Football star Thierry Henry has decided to take a strong stand against racism and bullying on social media platforms and has announced he will be disabling his accounts till authorities take substantial action.
Henry said in his statement that “the people in power” are very quick to react to copyright infringement but do not show the same “vigour and ferocity” when it comes to taking action against racism and bullying online.
Henry further said it has become very easy for individuals to create accounts to “bully and harass” people and “still remain anonymous”.
As he announced his decision, he said he hoped the change will come soon.
From tomorrow morning I will be removing myself from social media until the people in power are able to regulate their platforms with the same vigour and ferocity that they currently do when you infringe copyright…. pic.twitter.com/gXSObqo4xg
— Thierry Henry (@ThierryHenry) March 26, 2021
There has been a lot of talk around whether social media platforms are doing enough to tackle the rampant racism online. Last week, Borussia Dortmund condemned racist abuse aimed at Jude Bellingham after he posted a screenshot of comments on Instagram.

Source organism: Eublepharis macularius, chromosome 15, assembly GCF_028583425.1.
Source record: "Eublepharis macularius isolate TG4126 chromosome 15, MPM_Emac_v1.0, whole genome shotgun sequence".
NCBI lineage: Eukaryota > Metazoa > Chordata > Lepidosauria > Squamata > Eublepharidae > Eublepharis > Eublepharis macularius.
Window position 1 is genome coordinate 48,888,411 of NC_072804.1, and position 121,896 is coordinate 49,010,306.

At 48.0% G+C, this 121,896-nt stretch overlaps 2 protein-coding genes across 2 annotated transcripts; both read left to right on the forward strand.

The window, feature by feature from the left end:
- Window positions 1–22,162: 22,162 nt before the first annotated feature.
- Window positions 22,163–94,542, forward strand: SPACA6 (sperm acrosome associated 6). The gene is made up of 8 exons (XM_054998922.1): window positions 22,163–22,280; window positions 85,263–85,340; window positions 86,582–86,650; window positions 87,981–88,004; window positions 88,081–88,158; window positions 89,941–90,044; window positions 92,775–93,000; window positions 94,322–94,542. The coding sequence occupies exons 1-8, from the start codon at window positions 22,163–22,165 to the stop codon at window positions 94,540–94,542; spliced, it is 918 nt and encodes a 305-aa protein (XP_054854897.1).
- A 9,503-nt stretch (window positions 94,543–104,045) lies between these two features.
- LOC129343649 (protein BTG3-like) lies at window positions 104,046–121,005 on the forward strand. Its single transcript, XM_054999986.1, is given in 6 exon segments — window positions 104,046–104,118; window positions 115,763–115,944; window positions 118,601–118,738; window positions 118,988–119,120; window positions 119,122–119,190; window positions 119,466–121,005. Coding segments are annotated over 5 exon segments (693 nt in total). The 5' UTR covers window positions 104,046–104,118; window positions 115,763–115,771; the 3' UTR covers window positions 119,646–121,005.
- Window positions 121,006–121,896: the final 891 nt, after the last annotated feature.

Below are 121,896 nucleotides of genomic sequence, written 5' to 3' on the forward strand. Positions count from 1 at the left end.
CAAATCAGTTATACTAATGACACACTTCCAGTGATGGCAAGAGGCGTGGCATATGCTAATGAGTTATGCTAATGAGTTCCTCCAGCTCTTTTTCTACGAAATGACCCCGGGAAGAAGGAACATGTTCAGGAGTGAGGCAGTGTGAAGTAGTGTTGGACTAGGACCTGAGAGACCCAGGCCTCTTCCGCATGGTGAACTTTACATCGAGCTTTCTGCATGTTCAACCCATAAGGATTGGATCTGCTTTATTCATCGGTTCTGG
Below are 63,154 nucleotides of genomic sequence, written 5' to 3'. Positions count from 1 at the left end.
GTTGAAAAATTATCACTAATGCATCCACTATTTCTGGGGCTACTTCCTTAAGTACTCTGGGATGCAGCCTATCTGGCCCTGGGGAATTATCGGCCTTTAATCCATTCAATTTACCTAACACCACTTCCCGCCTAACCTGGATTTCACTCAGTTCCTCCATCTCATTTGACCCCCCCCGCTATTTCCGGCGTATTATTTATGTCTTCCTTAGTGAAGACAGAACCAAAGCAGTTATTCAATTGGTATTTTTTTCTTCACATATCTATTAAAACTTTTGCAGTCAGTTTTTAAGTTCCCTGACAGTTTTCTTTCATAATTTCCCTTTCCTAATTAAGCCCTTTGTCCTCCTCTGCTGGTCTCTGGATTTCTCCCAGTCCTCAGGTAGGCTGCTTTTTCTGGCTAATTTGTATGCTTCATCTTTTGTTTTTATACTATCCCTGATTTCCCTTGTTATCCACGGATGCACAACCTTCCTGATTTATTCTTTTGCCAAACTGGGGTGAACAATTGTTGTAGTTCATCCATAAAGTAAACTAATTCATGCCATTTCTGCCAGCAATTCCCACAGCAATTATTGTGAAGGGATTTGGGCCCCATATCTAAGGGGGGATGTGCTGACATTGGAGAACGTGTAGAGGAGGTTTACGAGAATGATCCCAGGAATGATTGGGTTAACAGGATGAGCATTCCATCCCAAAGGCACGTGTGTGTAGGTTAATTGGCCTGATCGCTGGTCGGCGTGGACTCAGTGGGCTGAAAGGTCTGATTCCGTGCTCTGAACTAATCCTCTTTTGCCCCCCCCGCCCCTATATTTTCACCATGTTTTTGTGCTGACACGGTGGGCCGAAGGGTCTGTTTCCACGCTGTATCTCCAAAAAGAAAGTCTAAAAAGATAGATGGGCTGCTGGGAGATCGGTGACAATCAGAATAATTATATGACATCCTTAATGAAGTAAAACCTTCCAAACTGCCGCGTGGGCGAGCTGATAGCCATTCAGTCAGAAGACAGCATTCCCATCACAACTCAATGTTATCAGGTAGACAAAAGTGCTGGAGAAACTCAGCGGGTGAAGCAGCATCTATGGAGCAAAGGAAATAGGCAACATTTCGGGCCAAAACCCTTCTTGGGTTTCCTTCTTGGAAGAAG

“Social media platforms from our perspective clearly haven’t done enough to eradicate this problem, both from a technology perspective and from a monitoring perspective and finding out who is behind these accounts,” Jonas Baer-Hoffmann told AFP.
Bellingham’s case came after several other players called out online abuse, including Manchester United’s Marcus Rashford.
FIFPro’s recent “Shaping Our Future” reported highlighted the growing role played by footballers in the fight for social justice but pointed out the prevalence of abuse inside stadiums, at least until the coronavirus pandemic locked spectators out.
“Football overall has a significant problem with racism. At the moment we are so concentrated on social media, because it is getting worse, but also because we are not experiencing the same problems we had pre-Covid in stadiums because there are no people there,” Baer-Hoffmann added.
“Before Covid came essentially we had reports every week about horrendous attacks on players in stadiums, and that problem will come back I’m pretty sure.”